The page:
Sunday Apr 19, 2015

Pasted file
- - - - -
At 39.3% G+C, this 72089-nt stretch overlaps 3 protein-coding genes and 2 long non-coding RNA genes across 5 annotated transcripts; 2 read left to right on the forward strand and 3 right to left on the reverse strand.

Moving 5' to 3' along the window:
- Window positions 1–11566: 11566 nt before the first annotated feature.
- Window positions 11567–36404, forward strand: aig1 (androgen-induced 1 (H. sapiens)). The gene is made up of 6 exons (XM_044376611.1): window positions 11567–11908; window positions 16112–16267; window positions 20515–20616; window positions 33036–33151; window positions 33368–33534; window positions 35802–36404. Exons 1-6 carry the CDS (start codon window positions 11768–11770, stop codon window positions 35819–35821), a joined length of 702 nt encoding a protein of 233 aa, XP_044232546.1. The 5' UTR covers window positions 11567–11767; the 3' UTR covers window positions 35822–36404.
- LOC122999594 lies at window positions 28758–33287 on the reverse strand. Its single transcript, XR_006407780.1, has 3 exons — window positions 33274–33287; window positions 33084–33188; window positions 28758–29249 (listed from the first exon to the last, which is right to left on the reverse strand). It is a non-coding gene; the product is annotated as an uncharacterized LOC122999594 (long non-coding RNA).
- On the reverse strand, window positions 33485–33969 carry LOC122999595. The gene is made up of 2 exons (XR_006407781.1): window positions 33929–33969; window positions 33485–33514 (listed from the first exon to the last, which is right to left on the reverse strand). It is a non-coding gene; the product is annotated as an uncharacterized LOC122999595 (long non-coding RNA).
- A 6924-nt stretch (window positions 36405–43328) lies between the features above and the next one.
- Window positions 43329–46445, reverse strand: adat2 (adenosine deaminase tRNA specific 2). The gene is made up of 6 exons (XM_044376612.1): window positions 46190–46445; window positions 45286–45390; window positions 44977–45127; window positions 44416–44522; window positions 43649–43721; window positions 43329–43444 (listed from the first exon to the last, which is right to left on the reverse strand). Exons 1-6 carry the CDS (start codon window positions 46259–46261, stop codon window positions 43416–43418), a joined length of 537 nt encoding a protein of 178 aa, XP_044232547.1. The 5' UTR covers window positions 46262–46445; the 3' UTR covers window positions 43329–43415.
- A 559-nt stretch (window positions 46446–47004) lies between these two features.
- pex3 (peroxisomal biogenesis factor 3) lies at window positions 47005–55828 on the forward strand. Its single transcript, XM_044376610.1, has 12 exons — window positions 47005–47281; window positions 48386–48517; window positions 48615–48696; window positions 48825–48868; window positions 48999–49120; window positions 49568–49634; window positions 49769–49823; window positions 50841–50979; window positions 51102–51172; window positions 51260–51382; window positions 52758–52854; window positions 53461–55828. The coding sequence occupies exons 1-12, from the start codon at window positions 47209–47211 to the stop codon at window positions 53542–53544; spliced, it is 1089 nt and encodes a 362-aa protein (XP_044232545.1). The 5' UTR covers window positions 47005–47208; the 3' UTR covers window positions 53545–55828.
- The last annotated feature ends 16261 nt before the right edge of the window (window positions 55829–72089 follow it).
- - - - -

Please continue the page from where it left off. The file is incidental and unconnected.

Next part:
Email: Affleck asked PBS to not reveal slave-owning ancestor